The Two Waiting Room of Life

 

Tomorrow I will close the shutters for the last time. In a kitchen where my grandma used to can vegetables and cook for the families of her four daughters that she loved. I will empty the room where I laid many nights snuggled between the two of them, begging my grandpa for one more scary story that he liked to tell while listening to cars passing on the main road driving to destinations unknown. I will look into the same mirror where my four- year -old self- attempted to brush my hair, while grandpa caught a picture in that bathroom with the dated butterfly wallpaper. But this time, I will steal a glance of myself for the last time. 

The last glance in a house with walls that hold decades of stories, as all homes do. 

I thought by now I would be ready. The house sat on the market for a dragged out year that felt like ten. Close to selling several times, only to fall through. A roller coaster of hope and disappointment. Of moving forward just to step back. A weary mix of unknowns and confusion about the direction we were heading that left us stunned and scratching our heads in perplexity. But as I sat there around the table to close on the house, my heart did not show up for the anticipated day the I thought it would. I felt weepy and strangely torn. Like I could stop time and protect the treasures of my heart if I didn’t sign on that line. The weather outside seemed to agree, with its gray skies and fits of scattered and cold rain. 

We spend most of our lives in two waiting rooms. The waiting room of waiting. Feeling ready to move forward, but circumstances aren’t lining up just yet. So we wait, often impatiently and marked with grumbling and blaming God for holding out on us. 

For the right spouse to marry. 
For the labor to start. 
For the test results to come back. 
For the house to sell. 
For the phone to ring. 
For God to move in situations, we can do nothing about. Except for wait. 

But we often spend an equal amount of time in the waiting room of lingering. Of holding onto seasons, we are meant to move on from. Like there is an unopened invitation laying on the table inviting us into our future. But we walk by it, convinced that what we’ve already experienced and have known is better than anything that could be ahead. Our curiosity dominated by complicated emotions.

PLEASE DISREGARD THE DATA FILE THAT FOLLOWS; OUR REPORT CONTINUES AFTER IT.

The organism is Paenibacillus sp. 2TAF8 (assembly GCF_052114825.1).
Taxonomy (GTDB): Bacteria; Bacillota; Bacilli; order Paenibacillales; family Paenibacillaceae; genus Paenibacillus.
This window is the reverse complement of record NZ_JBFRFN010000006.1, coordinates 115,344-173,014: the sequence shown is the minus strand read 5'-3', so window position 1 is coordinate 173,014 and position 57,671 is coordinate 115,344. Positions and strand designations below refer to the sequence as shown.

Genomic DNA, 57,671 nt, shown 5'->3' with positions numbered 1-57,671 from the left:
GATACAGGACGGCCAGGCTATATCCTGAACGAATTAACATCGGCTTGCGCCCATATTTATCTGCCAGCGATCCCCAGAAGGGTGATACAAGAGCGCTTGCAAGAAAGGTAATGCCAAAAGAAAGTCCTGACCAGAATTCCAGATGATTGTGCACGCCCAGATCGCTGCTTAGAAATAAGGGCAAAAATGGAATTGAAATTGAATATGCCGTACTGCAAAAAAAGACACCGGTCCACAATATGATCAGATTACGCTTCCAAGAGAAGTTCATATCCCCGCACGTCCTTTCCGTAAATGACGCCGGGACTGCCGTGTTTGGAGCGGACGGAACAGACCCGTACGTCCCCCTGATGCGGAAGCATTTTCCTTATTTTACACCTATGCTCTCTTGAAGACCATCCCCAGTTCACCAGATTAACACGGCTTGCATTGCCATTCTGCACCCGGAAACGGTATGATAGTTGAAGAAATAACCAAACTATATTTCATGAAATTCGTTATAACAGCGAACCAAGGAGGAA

Our hearts are not always good at the letting go part. 

And sometimes the waiting that we feel sentenced to in that silent waiting room is because of our lingering. Because of what needs to change in us. 

In the book of Exodus, there is a well- known story of an Israelite community that found freedom from years of slavery in Egypt. Oppressive slavery of working their fingers to the bone for rulers in palaces, while their own families suffered in living conditions not fit for anyone.  

I can tell you a thing or two about final release dates from places you don’t want to be. About being under someone else’s authority and rule. About oppression and being robbed of dignity and humanity. So I can easily imagine the joy and freedom they felt at their release from Egypt. That place marked with tears and suffering. Freedom longed for and finally realized. So now they enter into the happy future they wanted and waited for, right? Wrong. They ended up wandering like nomads on a forty year journey to the place God had promised them was ahead.  

Delivered from their waiting room, only to enter the lingering room. Because the waiting isn’t just about what is being prepared for us. It’s about what is being prepared in us. 

Sometimes you will find yourself on the other side of difficult circumstances only to find that they are still very much inside of you. And you aren’t near as ready for what is ahead as you think you are. 

Since this whole waiting deal is a guarantee for all of us, the question begs to be asked:  

How do we learn to wait well? 

There is a verse in Ecclesiastes 3 that echoes in my mind: 

“There is a time for everything, and a season for every activity under heaven.” 

There is a time. God is not linear in time the way that we understand time. It makes my head hurt to think about it honestly. A reflection of my own limited comprehension. 

We wait well by focusing our energy on becoming the person we want to be when we get to our longed-for place, and by surrendering the demand to know when we will arrive.  

By focusing on becoming the spouse that we long for. 
On being the parent our children deserve. 
On becoming the person who learns to trust, even in the face of bad news. 
On becoming the person who learns to walk in peace during prolonged waiting. 
On being the person who learns that when the phone doesn’t ring, one day you may be grateful it didn’t. 
On becoming the person who knows that God is sovereign (unrestricted, boundless, unlimited) and you and I? Newsflash: We are not. 

There is a time. It may be today. It may be tomorrow. It may be a year from now or longer. Let's not hinder ourselves on our journey by not waiting well. Let's not hinder ourselves by holding too tightly to what we’ve left behind.  

Look ahead and not over your shoulder. Open that invitation. Have enough faith to believe that what lies ahead is just as good or better than what’s left behind. 
 

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